Is it Legal for Landlords and Property Managers to Allow Police to Searches at Rental Properties?

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All tenants have the legal right to privacy; as a landlord or property manager, this means you’re required to give up some of your rights to the property when it’s occupied by a tenant. For example, you must provide adequate notice before conducting an inspection, changing the locks, or other activities that could somehow violate the tenant’s right to privacy. As a rental housing professional, it’s important to know when it’s legally appropriate to access the property.

However, what should you do if the police request access to your rental? Here’s a short guide to help you understand your rights and the rights of your tenants in this situation. Please note that this is not intended as legal advice, but for information only.  Laws may vary depending on your location.

Can Landlords or Property Managers Allow Police Searches at Their Properties?

The police may want to search a property for a variety of reasons: they could be looking for a suspect, acting on a tip, looking for drugs, or following a lead on an investigation. However, to be able to search a property legally, whether it’s occupied by a tenant or a homeowner, the police are required to get a search warrant that’s signed by a judge.

In the end, whether the police have permission from the landlord isn’t important; it’s whether the police have a warrant. There are three scenarios when police can conduct a search on a rental property:

  1. If the current tenant provides consent.
  2. If the police have a search warrant signed by a judge.
  3. If the police believe there’s imminent danger, such as hearing gunshots inside the home or calls for help.

If the tenant doesn’t allow the police to enter the residence, they can only enter if they have a warrant. What can be tricky for rental housing professionals, though, is determining their role when it comes to allowing the police access to the rental property.

Essentially, landlords and property managers can’t give consent to the police to search a rental property as long as it’s occupied—that permission can only be granted by the tenant unless a search warrant has been issued. Once the police have a signed search warrant, the landlord is obligated to allow them to enter the property, regardless of whether the tenant is home.

As the Landlord or Property Manager, Can You Search a Rental Property?

The law clearly states tenants have a right to privacy—but are landlords and property managers allowed to search a rental property? The answer depends on why you’re accessing the property, how often, and the state your property is located. For example, every state (except Arkansas) either has no statute or allows rental housing professionals to enter rental properties in an emergency.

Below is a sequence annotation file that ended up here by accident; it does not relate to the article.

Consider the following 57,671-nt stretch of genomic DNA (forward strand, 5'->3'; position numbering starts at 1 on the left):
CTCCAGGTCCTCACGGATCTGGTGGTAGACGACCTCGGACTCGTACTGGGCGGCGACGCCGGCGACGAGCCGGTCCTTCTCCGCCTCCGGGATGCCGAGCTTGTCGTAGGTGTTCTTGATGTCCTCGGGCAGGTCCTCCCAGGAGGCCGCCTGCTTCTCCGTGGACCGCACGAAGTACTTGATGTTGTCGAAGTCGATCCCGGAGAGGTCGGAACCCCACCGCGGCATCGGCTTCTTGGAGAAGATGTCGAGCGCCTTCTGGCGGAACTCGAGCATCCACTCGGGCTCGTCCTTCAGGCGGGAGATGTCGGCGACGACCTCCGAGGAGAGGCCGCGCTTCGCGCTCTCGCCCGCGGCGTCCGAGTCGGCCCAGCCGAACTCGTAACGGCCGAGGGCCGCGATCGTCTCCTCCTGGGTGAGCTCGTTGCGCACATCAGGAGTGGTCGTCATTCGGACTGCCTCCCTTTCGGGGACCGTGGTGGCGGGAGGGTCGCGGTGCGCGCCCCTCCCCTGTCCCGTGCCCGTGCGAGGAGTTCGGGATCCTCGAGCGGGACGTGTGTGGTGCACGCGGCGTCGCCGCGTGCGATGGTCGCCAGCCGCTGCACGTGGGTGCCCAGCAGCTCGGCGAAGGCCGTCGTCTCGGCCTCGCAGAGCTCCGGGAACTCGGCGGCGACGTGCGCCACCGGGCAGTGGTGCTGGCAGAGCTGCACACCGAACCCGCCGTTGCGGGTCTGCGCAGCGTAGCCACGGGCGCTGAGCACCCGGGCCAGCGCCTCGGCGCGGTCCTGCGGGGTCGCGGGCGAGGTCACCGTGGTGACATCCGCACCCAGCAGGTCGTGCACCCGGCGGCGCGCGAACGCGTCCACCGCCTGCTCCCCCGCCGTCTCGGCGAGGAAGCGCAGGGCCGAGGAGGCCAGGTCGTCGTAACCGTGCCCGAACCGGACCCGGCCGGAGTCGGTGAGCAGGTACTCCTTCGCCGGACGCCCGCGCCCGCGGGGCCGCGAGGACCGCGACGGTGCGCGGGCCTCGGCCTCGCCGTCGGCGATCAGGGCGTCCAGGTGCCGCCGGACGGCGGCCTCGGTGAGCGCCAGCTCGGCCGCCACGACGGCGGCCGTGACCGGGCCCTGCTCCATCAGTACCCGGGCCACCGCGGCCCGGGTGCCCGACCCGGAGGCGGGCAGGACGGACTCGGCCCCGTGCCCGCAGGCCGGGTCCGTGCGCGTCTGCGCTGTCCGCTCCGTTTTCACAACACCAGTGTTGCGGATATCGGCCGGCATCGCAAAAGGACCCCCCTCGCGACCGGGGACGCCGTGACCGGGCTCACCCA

If you need to perform maintenance, you’ll need to provide proper written notice. Rental housing professionals are also required by law to enter the apartment if there’s an emergency. Although it may seem like a police request to enter the property would be an emergency, a search warrant is still required.

Some examples of situations that would be legally considered an emergency include water or gas leaks, fires, or other situations where the property would be damaged if the issue isn’t addressed as soon as possible. Since a police search doesn’t fit into that category, it would be against the law for a landlord to grant police access without a warrant.

One loophole to this is if the tenant has a roommate. If the tenant’s spouse or roommate grants permission for a police search, the police can enter the home and search common areas, like the bathroom or living room. They can’t, however, search private areas (like the tenant’s bedroom) without the tenant’s permission or a search warrant.

Understanding Your Legal Obligations

Just as there are legal ways for landlords and property managers to gain access to a rental property, there are legal steps the police must take as well if they want to conduct a search. Although it may seem necessary to cooperate with police if they request a search, granting them access to the property without a signed search warrant is against the law without the tenant’s consent. If you need to access the property for any reason, make sure you’re well-versed in all applicable laws and provide the tenant with proper notice.

While there’s no surefire way to prevent criminal activity or other circumstances that would require a police search, tenant screening can help reduce the risk and help you find responsible, reliable tenants. With screening packages available for residential and commercial properties, TSCI makes it easy for you to find tenants with a solid rental history. Sign up for free today or contact us at (800) 523-2381.

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